Aunt Corrie has returned to Bakkum. That was an announcement made every fall. ‘Bakkum’ was the Psychiatric Institution Duin en Bosch in Castricum. Not to be confused with the campsite which is historically an overflow municipality-cum-refugee camp for young Amsterdam families. Both the Amsterdammers and Aunt Corrie went to the North Holland beaches in the summer. Corrie to Egmond aan Zee, she was born about there on the beach.
It couldn’t be because of a vitamin D deficiency that Corrie collapsed every year after the summer, you might say. She was as brown as Cousin Arie’s horse. Her mood later in the year also gave no reason to experience her as depressed. Cheerful, helpful and sporty, that came to mind earlier. (She had received gymnastics training from fellow countryman Klaas Boot, who had defended the Dutch tricolor at the 1928 Olympics.) The family knew more about her beautiful qualities than about her gloomy autumns.
Ask around, everyone knows a story of people who get upset ‘when the leaves start to fall’. It is not always taken seriously. How Aunt Corrie was treated in Bakkum has disappeared in the fog of family history. She did come out every spring, when the sun started shining again earlier in the day. Aunt Corrie’s happiness in life was determined by the length of the days and the turning of the seasons. It shows once again how dependent humans are on the sun.
There are people who enjoy autumn. Who appreciate the beautiful colors of the leaves in the photos of weatherman Gerrit Hiemstra. They look forward to Christmas and hope for skating weather. They see no objection in the down time from nature. Others lament the end of summer, because the heat and freedom are over. At most they suffer from some ‘winter blues’, but that dip will be over by Sinterklaas.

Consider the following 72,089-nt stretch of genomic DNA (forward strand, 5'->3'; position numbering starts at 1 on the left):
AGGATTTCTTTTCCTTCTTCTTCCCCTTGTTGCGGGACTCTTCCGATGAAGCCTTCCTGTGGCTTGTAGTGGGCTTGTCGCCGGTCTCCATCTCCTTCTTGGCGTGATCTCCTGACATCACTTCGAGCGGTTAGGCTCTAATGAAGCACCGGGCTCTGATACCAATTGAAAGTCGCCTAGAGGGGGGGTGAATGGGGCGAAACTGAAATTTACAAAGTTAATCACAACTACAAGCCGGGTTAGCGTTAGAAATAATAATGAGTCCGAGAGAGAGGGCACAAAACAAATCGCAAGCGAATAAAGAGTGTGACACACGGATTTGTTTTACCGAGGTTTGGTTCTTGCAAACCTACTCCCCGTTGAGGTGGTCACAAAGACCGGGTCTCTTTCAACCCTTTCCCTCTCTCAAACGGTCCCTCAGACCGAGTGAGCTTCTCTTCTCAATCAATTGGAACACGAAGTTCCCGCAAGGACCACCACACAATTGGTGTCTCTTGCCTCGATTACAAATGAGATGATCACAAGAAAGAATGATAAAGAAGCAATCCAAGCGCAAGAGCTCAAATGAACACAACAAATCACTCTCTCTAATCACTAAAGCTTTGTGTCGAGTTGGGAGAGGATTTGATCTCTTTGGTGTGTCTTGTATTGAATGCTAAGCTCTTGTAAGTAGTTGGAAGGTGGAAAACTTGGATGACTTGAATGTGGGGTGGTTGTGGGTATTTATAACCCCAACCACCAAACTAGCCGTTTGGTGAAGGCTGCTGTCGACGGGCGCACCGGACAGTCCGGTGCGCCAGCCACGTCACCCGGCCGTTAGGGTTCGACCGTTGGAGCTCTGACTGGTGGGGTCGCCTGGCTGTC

The light therapy is done with a strong, white light of approximately 10,000 lux. There is no ultraviolet radiation in this light. So it’s not bad for the skin
There are also people who seriously suffer from SAD, seasonal affective disorder. The abbreviation was not chosen without a sense of dark humor, it seems. Winter depression – the good news right away – is successfully treated in specialized clinics.
Sometimes with medication or talk therapy, but mainly through exposure to what was missing: light.
“The light therapy is done with a strong, white light of approximately 10,000 lux. There is no ultraviolet radiation in this light. So it is not bad for the skin. The light is comparable to daylight 45 minutes after sunrise,” according to the explanation on the site of the University Medical Center Groningen (UMCG).
Regular exposure to light according to a treatment plan restores the balance (of production and breakdown) of the hormone melatonin in the brain. Melatonin’s function is to ‘inform’ the physiological processes in the body about the day-night rhythm and the seasonal changes. It is a strong working mechanism, but extra intake of melatonin from a jar of the drugstore has hardly any effect. It is taken by people who suffer from jet lag or work at night, but the effect of this exogenous administration is unproven.